Marketing Agency Bad Financial Habits

3 Bad Habits For Marketing & Creative Agencies to Avoid

What are the most common mistakes or “traps” agency owners fall into over time? Bad habits to avoid and positive alternatives?

In other words, what are some marketing agency bad accounting and finance habits to avoid? The above is a question I received in a Facebook Group for marketing professionals earlier this week, and it’s a good one. In working with and talking to agency owners, there are generally a few common themes. In this post, I’ll explore those further and take a deeper dive into some of the topics discussed in this post.

The top 3 bad habits

Cash flow

I think far too few agencies pay attention to cash flow, understand cash flow, forecast cash flow and/or have adequate systems in place to effectively manage cash flow. Without cash flow it’s impossible to be successful long-term. Revenue is great, but it means nothing if that revenue doesn’t turn into cash, and if you don’t have cash leftover after paying expenses. Outflows such as payroll and rent need to be paid with cash. Finally, cash flow from operations is the ideal means to replenish your agency’s working capital, as I discussed in the below video.

Understanding and quantifying margins

Do you know which clients are profitable? What services are profitable? What niches are profitable? Taken as a whole, what do these answers mean for the agency? What does a ‘good margin’ look like for an agency?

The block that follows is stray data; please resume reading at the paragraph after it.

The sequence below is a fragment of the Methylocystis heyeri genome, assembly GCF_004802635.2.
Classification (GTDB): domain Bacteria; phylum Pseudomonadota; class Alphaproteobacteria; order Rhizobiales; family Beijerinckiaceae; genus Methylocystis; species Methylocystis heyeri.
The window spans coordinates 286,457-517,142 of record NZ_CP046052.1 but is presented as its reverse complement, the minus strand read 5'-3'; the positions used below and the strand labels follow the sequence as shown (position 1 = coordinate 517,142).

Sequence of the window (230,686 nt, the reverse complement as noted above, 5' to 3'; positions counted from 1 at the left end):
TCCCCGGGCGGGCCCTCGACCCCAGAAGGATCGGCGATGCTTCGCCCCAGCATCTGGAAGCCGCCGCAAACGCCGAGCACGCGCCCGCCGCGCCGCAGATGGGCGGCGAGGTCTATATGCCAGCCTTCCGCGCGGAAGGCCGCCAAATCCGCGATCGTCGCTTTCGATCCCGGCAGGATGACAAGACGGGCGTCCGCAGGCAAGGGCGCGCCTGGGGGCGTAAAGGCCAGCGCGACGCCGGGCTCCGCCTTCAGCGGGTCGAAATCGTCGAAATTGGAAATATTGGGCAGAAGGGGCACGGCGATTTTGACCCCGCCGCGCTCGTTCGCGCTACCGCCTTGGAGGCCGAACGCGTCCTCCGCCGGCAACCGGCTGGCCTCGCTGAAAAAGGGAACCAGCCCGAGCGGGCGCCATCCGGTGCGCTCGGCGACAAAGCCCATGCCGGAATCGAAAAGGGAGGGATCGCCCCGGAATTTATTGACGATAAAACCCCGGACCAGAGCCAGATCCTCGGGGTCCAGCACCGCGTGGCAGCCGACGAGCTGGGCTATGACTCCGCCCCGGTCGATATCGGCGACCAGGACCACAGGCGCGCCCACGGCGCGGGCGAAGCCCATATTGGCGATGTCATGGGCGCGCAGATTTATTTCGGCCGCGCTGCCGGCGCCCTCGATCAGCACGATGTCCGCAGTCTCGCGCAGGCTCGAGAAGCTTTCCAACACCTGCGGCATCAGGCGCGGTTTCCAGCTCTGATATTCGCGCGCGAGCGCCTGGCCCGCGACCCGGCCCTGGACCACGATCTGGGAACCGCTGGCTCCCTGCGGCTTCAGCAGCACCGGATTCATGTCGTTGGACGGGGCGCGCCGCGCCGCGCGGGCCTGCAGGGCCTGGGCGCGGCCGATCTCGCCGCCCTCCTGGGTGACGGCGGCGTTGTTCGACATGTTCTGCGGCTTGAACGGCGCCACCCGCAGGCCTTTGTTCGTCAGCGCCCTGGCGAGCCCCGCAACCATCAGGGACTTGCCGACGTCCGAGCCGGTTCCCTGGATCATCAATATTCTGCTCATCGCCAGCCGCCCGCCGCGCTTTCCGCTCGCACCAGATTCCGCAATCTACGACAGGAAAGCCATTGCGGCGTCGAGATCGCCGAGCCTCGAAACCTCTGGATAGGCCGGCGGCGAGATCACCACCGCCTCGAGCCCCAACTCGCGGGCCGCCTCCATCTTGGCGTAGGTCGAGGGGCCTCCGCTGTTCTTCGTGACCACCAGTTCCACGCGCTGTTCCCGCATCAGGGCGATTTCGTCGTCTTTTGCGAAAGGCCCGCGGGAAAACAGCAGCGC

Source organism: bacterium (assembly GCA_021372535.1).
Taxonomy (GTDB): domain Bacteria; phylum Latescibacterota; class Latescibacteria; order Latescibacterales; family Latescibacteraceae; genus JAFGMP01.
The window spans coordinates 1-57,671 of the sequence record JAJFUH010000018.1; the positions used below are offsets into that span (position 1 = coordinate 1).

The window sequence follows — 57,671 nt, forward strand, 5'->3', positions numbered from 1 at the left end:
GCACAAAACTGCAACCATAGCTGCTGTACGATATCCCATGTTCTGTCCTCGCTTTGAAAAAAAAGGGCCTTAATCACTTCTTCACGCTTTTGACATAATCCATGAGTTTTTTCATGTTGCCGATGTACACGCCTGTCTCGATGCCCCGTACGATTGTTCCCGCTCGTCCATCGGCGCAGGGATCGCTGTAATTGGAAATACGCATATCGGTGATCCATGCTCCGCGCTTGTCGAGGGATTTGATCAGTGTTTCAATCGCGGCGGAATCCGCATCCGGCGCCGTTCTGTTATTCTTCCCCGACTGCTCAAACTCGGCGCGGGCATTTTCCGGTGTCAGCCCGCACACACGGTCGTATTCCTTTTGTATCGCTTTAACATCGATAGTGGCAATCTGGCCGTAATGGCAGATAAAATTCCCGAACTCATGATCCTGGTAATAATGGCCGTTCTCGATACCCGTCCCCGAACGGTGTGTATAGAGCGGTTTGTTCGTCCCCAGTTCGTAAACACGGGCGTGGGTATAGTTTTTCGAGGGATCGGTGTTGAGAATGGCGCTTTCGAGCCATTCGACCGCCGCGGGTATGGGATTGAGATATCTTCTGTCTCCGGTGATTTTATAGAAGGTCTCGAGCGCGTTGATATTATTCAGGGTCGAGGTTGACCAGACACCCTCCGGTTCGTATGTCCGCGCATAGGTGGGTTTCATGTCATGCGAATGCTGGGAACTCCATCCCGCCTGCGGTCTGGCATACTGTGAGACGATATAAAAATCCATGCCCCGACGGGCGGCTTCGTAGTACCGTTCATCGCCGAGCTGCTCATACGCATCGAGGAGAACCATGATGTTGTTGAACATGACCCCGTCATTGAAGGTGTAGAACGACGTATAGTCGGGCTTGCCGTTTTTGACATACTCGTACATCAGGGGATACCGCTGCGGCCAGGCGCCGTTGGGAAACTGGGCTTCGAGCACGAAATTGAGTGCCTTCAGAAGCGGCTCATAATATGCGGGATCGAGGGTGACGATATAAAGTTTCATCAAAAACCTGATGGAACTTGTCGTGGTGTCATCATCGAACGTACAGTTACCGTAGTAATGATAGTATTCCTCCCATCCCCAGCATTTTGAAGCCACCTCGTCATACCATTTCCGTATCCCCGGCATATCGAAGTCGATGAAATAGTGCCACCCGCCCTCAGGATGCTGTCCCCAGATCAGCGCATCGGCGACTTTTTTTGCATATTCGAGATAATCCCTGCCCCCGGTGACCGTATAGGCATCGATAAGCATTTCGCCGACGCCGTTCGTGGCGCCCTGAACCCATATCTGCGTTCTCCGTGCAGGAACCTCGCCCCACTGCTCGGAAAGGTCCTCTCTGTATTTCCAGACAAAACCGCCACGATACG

Accounting and analytic sysems

There needs to be an appropriate level of automation to allow for accuracy and standardization, as well as to gather good data about the agency and the value you’re driving. In my opinion, gathering and using data is a tremendous way to facilitate competitive advantage.

The follow up question…fixing the bad habits…

“Also, where would you suggest someone start?”

Implement your cloud-based accounting system

The first place to start, in my opinion, is with a cloud based general ledger (GL). What’s a GL? It’s basically the fancy term for where all your financial transactions are stored. Xero, QuickBooks, Freshbooks and Wave are all examples of GLs. QuickBooks Online is an example of a cloud based GL. QuickBooks Desktop is obviously a similar product from the same family, but is not cloud based.

Just as important as having the software in place is how it’s setup. It’s absolutely crucial that your chart of accounts, customers, vendors, employees and contractors are all setup properly. Proper setup allows for the proper classification of financial transactions, as well as insightful analytics.

Understand your margins

Now that we have a proper accounting system that’s properly setup, we can start to extract data from it. First, look at your margins. You should determine which services, clients and niches are most profitable. In order to do that, you need to have a proper chart of accounts. That’s why the setup of your accounting software is so crucial. If you identify areas or clients that are unprofitable, it’s time to make some changes.

Once you have a solid footing and understand your margins, it’s time to scale up…

Build a cloud-based infrastructure supported by your cloud-based accounting system

The cloud allows for data gathering, data connectivity and workflow automation. Once you have your cloud-based accounting software in place, then it’s time to assess your overall cloud-based infrastructure to support it.

Good questions to ask yourself are:
1. What does your revenue process look like? How do you invoice and get paid?
2. Who are you vendors and contractors, and how do you pay them? Do they invoice you, or do you pay by credit card?
3. Do you use a CRM software? If so, what is it and does it connect to the other apps that you’re using?